Thirty-one years ago the Brighton bomb caused death and devastation inside the Grand Hotel, and remains one of the most notorious terrorist attacks to take place in this country. Who would have thought it would still be claiming victims thirty-one years later, however?
Jonathon Woods, an anti-terrorist officer with the Metropolitan Police, was reported to be one of the first to arrive at the scene. As he sifted through the rubble looking for survivors, he was exposed to asbestos which would have been prominent in a building of that age.
Long latency period characteristic of asbestos-related disease
Having inhaled dust and fibres from the deadly substance, his risk of illness in later life significantly magnified. Between thirty and fifty years is a common timescale for lung cancers and other life-changing asbestos-related disease to manifest, and Mr Woods’ exposure led to mesothelioma, an aggressive form of lung cancer associated with asbestos.
Mesothelioma affects the lining of the lungs, where asbestos dust and fibres settle once inhaled. A poor prognosis is the usual result, with between 12 and 18 months from diagnosis a common timescale offered to victims by the medical profession.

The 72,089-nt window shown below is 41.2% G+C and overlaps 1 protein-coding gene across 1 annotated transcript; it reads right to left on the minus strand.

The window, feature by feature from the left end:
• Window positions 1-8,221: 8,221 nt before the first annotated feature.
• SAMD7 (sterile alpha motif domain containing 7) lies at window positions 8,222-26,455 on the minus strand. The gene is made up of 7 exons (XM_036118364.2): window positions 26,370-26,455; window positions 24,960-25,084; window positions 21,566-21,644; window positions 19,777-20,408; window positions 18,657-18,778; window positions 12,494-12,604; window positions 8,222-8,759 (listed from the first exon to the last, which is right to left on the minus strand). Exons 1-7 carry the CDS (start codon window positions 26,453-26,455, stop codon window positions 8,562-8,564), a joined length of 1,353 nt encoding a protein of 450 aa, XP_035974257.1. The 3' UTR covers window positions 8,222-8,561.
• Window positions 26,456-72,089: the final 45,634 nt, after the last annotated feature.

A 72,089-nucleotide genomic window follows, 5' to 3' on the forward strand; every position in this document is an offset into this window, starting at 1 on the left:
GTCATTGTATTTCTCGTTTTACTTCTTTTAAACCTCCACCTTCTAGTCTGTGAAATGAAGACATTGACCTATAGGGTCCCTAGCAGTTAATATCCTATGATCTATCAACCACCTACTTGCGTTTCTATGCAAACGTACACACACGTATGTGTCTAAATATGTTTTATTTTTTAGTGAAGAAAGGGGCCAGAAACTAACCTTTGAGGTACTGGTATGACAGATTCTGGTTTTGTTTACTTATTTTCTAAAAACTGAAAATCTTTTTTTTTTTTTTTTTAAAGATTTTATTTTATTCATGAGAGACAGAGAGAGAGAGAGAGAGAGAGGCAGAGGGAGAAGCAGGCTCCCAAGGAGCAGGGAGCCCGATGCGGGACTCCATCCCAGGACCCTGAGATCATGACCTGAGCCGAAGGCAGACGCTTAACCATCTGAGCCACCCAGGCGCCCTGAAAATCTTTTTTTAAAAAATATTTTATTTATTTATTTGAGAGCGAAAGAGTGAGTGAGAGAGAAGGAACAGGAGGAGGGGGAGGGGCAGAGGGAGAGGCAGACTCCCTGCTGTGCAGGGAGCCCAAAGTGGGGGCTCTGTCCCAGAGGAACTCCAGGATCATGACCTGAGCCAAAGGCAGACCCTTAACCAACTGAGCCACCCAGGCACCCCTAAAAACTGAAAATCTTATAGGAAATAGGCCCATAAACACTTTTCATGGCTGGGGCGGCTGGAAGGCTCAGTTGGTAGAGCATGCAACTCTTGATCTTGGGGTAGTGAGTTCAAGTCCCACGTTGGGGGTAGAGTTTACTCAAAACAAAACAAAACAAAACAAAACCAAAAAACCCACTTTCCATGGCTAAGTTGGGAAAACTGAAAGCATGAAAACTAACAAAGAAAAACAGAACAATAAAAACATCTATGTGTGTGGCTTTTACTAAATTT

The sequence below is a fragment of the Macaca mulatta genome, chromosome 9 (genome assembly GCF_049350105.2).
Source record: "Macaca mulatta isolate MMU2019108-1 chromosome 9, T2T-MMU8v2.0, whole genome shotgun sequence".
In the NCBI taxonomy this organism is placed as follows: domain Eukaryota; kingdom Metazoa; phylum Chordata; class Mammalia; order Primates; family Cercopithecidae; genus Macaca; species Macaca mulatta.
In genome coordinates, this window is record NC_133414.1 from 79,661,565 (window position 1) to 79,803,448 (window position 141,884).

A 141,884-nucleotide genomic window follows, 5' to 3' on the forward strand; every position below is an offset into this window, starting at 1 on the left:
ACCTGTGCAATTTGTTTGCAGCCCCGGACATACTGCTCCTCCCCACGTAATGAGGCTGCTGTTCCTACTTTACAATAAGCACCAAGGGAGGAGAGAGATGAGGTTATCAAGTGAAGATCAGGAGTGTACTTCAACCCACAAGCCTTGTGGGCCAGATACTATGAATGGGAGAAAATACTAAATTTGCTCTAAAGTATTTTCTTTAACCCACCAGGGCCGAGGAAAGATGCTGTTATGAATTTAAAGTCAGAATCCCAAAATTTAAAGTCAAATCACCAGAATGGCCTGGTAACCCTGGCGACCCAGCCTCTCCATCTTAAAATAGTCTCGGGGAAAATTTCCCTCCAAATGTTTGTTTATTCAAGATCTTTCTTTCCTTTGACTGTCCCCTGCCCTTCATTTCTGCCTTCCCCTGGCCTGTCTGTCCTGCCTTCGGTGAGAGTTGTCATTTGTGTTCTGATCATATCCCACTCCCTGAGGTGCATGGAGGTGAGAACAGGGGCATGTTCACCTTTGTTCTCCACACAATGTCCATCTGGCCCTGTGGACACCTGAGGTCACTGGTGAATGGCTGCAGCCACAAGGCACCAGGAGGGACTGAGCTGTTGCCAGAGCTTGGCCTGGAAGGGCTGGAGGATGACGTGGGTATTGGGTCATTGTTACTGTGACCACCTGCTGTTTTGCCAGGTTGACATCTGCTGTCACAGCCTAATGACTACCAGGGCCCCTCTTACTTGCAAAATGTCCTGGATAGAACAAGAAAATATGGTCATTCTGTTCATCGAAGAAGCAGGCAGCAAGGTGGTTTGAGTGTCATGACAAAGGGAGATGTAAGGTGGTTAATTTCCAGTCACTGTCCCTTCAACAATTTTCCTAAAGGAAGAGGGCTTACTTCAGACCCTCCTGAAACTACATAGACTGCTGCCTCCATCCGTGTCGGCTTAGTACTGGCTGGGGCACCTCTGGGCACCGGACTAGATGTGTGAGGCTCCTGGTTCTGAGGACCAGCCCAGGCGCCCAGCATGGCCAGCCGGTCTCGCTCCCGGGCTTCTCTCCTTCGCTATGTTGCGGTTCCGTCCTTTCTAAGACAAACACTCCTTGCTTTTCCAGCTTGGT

One-off incidents can leave a deadly asbestos legacy
Honorary Medical Advisor at the British Lung Foundation, Dr John Moore-Gillon, offered a reminder that it is not just long-term exposure that proves deadly:
“Asbestos fibres seem to alter the way in which cells multiply and divide. Even a small amount of asbestos exposure – from clothes, for example – is enough.”
Asbestos was used widely in older buildings such as the Grand Hotel. Its fire-retardant and insulating properties made it a common addition to ceiling tiles, flooring, lagging for pipe work, and in central heating systems.
Compensation for asbestos exposure
Mr Woods had issued a writ against the Metropolitan Police and Sussex Police Force for not providing adequate equipment to protect him against asbestos. If his family pursue the case, it could be the first civil suit of this kind.
The difficulty in some compensation cases involving exposure to asbestos in the workplace is proving an employer’s negligence, as cases are often brought several decades after an employee has worked at a site.
In previous decades the dangers of using asbestos may not have been widely known, or at least not acknowledged in some instances, making it difficult to gather the evidence needed to bring a successful case.
Asbestos awareness more widespread these days
Thanks to the availability of asbestos awareness training, workers are now more knowledgeable about the dangers of asbestos, and the risks to health and safety. Although it was banned in this country in 1999, its prolific use from the 1950s onwards means that asbestos remains a prominent part of many older buildings.
Workers and self-employed tradespeople are likely to come into contact with it on a regular basis, hence the need to be aware of what it looks like and where it might be found.
The 1984 bombing is likely to have released large amounts of asbestos dust and fibres into the air, most of which would have settled on the rubbish and rubble through which Jonathon Woods sifted.